If you care about security vulnerabilities that haven’t been discovered yet, then assessing software is hard. It’s very hard to ever convincingly show that something is free of vulnerabilities. There are tools that will help: static analysis and fuzz testing are the main ones. These take a lot of work to use. For high-profile software, however, there’s an easy test to apply first. The Mitre Common Vulnerabilities and Exposures List tracks publicly-disclosed security vulnerabilities, what software they were in, when they were discovered, and how severe they were. If a piece of software has had vulnerabilities discovered recently, it probably has more that haven’t been discovered yet. You can search it here.
This suggests a simple metric: CVEs per year. This is a negative filter; it can show that software is unfit for high-security applications, but can’t show the reverse, because a lack of reported vulnerabilities could just be the result of a lack of attention. With that in mind, here are results for a few important pieces of software. Note that 2015 is only half a year so far (less when you account for publication delays), and the counting process I used is slightly error-prone.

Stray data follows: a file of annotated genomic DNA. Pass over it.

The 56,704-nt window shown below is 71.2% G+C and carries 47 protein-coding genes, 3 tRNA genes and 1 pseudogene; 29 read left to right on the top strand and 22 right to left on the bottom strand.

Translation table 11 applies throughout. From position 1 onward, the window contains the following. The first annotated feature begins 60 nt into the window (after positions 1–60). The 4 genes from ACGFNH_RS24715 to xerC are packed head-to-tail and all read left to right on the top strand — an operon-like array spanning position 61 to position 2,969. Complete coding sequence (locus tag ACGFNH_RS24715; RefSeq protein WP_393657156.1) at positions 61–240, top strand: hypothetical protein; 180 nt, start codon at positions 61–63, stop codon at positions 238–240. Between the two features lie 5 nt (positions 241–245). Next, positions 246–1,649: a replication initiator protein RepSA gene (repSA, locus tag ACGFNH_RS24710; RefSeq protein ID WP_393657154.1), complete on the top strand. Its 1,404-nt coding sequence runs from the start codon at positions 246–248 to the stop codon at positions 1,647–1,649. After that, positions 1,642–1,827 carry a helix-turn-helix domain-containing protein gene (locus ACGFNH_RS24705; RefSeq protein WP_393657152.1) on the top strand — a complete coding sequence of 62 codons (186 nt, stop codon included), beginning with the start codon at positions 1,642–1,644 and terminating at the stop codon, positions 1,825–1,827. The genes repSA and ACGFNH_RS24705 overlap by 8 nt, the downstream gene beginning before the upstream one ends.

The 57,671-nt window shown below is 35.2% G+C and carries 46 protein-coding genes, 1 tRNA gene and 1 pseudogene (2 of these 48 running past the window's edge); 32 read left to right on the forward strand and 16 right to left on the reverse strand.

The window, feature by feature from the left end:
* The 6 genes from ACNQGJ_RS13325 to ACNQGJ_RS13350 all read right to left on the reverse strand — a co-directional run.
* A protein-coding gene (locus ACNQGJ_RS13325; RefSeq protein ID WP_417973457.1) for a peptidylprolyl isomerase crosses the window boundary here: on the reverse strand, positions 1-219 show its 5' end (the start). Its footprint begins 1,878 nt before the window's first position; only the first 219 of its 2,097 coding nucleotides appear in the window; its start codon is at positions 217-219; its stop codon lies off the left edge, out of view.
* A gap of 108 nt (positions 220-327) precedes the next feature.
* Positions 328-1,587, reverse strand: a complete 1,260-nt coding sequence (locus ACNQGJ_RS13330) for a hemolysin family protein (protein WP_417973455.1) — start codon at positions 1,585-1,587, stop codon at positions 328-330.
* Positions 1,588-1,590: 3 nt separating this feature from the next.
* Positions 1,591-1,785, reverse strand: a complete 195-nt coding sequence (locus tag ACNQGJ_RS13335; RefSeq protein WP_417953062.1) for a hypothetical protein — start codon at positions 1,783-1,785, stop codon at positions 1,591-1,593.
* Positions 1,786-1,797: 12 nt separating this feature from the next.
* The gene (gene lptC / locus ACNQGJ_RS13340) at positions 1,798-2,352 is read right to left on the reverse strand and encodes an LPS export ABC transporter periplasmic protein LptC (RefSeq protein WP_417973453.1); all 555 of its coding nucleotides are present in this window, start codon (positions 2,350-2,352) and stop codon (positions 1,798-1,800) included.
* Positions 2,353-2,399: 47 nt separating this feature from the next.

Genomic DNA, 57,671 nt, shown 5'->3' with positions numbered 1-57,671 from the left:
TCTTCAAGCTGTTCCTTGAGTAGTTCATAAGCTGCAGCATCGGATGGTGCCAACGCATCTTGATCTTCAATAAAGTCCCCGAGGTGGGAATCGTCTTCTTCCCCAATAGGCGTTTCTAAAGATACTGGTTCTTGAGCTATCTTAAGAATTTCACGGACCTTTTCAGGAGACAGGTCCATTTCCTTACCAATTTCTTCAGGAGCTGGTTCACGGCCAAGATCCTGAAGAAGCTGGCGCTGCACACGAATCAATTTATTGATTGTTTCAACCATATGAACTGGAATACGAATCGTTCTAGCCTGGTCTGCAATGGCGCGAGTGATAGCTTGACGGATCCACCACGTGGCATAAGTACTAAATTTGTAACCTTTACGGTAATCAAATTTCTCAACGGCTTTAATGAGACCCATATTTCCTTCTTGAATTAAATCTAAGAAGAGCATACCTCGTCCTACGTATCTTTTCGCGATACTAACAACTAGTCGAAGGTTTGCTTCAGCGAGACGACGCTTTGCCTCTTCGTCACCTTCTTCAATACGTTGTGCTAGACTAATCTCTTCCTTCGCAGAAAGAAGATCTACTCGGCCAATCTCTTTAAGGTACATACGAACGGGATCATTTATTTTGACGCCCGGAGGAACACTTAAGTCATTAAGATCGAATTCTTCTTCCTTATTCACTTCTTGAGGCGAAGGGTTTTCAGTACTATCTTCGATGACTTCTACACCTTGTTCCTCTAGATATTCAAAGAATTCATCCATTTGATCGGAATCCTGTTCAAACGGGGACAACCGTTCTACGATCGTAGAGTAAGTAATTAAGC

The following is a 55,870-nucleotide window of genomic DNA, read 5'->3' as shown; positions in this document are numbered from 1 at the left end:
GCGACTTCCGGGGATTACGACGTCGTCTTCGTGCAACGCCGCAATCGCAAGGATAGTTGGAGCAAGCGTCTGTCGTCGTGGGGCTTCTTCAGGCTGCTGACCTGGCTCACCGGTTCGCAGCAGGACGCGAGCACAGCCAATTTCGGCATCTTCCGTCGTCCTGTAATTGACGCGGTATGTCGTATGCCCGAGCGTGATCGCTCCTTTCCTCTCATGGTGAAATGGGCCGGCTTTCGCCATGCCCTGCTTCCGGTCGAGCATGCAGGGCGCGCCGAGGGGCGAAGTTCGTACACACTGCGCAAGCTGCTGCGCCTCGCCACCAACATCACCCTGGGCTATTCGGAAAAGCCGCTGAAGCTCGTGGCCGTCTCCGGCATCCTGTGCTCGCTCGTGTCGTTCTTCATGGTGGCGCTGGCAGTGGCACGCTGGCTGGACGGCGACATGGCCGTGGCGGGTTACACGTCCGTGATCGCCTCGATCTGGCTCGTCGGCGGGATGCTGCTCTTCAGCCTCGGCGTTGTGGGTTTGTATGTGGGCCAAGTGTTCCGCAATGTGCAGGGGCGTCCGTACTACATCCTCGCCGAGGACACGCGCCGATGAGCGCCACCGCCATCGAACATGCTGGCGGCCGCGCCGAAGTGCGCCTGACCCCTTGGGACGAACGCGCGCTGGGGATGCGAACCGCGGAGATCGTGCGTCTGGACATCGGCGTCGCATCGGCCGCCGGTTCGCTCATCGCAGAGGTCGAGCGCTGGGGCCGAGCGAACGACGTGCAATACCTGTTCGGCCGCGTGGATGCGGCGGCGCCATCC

VirtualBox: 3 in 2015, 20 in 2014
VMWare Fusion: 1 in 2015, 3 in 2014, 2 in 2013, 5 in 2012, 21 in 2011-2008
Linux seccomp: 1 each in 2009, 2014, 2015
Linux kernel: 15 in 2015 (at least a few of which would break seccomp but don’t mention it by name)
Firefox: 52 in 2015
Google Chrome: 59 in 2015
Windows 8: 56 in 2015
If things were going well, this would flip from “vulnerabilities per year” to “years per vulnerability”. We have a long way to go.